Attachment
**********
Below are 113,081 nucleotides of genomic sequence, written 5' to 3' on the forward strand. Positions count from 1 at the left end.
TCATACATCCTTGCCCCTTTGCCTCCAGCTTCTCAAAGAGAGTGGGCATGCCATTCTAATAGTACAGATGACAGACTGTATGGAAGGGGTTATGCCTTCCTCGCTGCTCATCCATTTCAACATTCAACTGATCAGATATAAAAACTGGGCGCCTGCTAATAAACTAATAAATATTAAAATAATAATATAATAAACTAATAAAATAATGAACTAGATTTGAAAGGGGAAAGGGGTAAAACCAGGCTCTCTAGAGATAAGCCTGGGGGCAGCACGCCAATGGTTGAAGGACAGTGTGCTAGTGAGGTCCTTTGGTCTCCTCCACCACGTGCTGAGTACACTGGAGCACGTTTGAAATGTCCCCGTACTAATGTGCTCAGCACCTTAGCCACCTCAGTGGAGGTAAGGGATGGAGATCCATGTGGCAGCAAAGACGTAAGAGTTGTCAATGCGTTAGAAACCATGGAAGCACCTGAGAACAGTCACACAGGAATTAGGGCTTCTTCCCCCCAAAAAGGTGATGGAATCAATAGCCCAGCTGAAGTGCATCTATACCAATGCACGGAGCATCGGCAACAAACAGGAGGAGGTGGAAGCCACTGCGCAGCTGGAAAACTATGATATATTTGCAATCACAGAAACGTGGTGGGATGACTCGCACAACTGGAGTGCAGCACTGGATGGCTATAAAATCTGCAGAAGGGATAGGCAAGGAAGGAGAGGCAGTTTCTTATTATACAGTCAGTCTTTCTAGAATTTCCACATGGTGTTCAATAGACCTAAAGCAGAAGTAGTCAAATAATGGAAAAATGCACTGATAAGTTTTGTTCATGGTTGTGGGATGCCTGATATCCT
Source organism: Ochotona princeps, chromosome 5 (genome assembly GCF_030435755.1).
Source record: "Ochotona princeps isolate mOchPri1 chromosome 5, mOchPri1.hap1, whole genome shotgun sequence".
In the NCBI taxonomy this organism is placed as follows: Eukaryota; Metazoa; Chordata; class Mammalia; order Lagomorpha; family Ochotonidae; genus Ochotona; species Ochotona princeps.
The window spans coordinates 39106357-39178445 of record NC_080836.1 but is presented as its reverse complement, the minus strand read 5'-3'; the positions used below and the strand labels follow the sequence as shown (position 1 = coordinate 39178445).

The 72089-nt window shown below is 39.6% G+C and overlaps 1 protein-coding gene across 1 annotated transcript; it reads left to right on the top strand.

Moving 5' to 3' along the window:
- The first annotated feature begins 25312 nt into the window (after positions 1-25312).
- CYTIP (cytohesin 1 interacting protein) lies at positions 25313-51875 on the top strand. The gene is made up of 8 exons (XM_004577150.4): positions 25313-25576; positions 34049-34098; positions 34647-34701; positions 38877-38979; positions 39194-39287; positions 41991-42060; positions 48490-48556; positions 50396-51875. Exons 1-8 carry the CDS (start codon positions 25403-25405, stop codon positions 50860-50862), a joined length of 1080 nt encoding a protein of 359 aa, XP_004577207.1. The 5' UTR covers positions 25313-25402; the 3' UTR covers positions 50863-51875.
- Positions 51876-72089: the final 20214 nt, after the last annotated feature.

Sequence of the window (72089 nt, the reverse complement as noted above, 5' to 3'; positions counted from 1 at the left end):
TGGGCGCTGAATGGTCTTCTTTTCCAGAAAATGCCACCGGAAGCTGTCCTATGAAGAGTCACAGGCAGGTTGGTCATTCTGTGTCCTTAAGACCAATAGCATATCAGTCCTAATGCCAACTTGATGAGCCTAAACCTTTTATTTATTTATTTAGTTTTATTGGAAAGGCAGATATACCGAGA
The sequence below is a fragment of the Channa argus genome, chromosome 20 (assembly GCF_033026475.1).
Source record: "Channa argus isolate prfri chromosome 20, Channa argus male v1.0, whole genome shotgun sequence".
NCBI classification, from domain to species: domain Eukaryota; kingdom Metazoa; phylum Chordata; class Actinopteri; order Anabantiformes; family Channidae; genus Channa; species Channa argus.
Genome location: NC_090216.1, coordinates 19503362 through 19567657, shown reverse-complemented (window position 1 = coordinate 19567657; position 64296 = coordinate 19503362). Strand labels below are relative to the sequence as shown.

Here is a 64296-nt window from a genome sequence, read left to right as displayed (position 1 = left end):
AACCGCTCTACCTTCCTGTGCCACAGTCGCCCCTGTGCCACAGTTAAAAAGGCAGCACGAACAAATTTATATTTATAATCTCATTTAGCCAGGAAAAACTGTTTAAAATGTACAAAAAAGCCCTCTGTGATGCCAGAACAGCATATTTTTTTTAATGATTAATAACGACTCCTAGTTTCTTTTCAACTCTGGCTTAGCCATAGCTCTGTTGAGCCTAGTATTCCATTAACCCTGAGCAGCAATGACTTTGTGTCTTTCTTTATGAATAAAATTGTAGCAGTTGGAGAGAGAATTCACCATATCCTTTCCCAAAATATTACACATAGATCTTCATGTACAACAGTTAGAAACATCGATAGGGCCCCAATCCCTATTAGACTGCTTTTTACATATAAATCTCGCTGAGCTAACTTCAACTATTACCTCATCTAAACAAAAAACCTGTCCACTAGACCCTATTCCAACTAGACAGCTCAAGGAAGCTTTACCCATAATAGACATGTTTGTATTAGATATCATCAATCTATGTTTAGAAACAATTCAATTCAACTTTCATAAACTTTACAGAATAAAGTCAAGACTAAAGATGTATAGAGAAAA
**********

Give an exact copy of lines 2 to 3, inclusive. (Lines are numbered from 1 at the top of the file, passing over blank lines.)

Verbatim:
TCATACATCCTTGCCCCTTTGCCTCCAGCTTCTCAAAGAGAGTGGGCATGCCATTCTAATAGTACAGATGACAGACTGTATGGAAGGGGTTATGCCTTCCTCGCTGCTCATCCATTTCAACATTCAACTGATCAGATATAAAAACTGGGCGCCTGCTAATAAACTAATAAATATTAAAATAATAATATAATAAACTAATAAAATAATGAACTAGATTTGAAAGGGGAAAGGGGTAAAACCAGGCTCTCTAGAGATAAGCCTGGGGGCAGCACGCCAATGGTTGAAGGACAGTGTGCTAGTGAGGTCCTTTGGTCTCCTCCACCACGTGCTGAGTACACTGGAGCACGTTTGAAATGTCCCCGTACTAATGTGCTCAGCACCTTAGCCACCTCAGTGGAGGTAAGGGATGGAGATCCATGTGGCAGCAAAGACGTAAGAGTTGTCAATGCGTTAGAAACCATGGAAGCACCTGAGAACAGTCACACAGGAATTAGGGCTTCTTCCCCCCAAAAAGGTGATGGAATCAATAGCCCAGCTGAAGTGCATCTATACCAATGCACGGAGCATCGGCAACAAACAGGAGGAGGTGGAAGCCACTGCGCAGCTGGAAAACTATGATATATTTGCAATCACAGAAACGTGGTGGGATGACTCGCACAACTGGAGTGCAGCACTGGATGGCTATAAAATCTGCAGAAGGGATAGGCAAGGAAGGAGAGGCAGTTTCTTATTATACAGTCAGTCTTTCTAGAATTTCCACATGGTGTTCAATAGACCTAAAGCAGAAGTAGTCAAATAATGGAAAAATGCACTGATAAGTTTTGTTCATGGTTGTGGGATGCCTGATATCCT
Source organism: Ochotona princeps, chromosome 5 (genome assembly GCF_030435755.1).